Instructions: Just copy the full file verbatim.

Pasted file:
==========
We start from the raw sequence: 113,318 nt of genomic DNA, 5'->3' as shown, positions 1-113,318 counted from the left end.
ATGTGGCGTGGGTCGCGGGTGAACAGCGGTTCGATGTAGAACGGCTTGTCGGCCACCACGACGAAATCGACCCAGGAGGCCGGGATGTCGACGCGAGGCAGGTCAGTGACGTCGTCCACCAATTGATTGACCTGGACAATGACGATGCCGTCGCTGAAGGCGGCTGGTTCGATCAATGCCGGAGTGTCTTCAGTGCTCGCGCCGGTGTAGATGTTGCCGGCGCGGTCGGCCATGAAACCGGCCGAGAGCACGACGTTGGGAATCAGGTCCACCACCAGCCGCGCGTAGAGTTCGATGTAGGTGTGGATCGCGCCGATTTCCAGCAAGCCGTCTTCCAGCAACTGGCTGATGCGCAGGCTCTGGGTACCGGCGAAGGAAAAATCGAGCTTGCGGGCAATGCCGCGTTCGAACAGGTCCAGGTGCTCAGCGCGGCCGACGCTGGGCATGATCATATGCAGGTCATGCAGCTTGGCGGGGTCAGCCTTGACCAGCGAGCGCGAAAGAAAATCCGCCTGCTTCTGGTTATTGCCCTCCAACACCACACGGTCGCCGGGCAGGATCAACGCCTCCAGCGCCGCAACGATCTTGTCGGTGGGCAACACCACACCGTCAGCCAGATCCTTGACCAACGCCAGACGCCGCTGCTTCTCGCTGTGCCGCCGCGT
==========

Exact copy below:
We start from the raw sequence: 113,318 nt of genomic DNA, 5'->3' as shown, positions 1-113,318 counted from the left end.
ATGTGGCGTGGGTCGCGGGTGAACAGCGGTTCGATGTAGAACGGCTTGTCGGCCACCACGACGAAATCGACCCAGGAGGCCGGGATGTCGACGCGAGGCAGGTCAGTGACGTCGTCCACCAATTGATTGACCTGGACAATGACGATGCCGTCGCTGAAGGCGGCTGGTTCGATCAATGCCGGAGTGTCTTCAGTGCTCGCGCCGGTGTAGATGTTGCCGGCGCGGTCGGCCATGAAACCGGCCGAGAGCACGACGTTGGGAATCAGGTCCACCACCAGCCGCGCGTAGAGTTCGATGTAGGTGTGGATCGCGCCGATTTCCAGCAAGCCGTCTTCCAGCAACTGGCTGATGCGCAGGCTCTGGGTACCGGCGAAGGAAAAATCGAGCTTGCGGGCAATGCCGCGTTCGAACAGGTCCAGGTGCTCAGCGCGGCCGACGCTGGGCATGATCATATGCAGGTCATGCAGCTTGGCGGGGTCAGCCTTGACCAGCGAGCGCGAAAGAAAATCCGCCTGCTTCTGGTTATTGCCCTCCAACACCACACGGTCGCCGGGCAGGATCAACGCCTCCAGCGCCGCAACGATCTTGTCGGTGGGCAACACCACACCGTCAGCCAGATCCTTGACCAACGCCAGACGCCGCTGCTTCTCGCTGTGCCGCCGCGT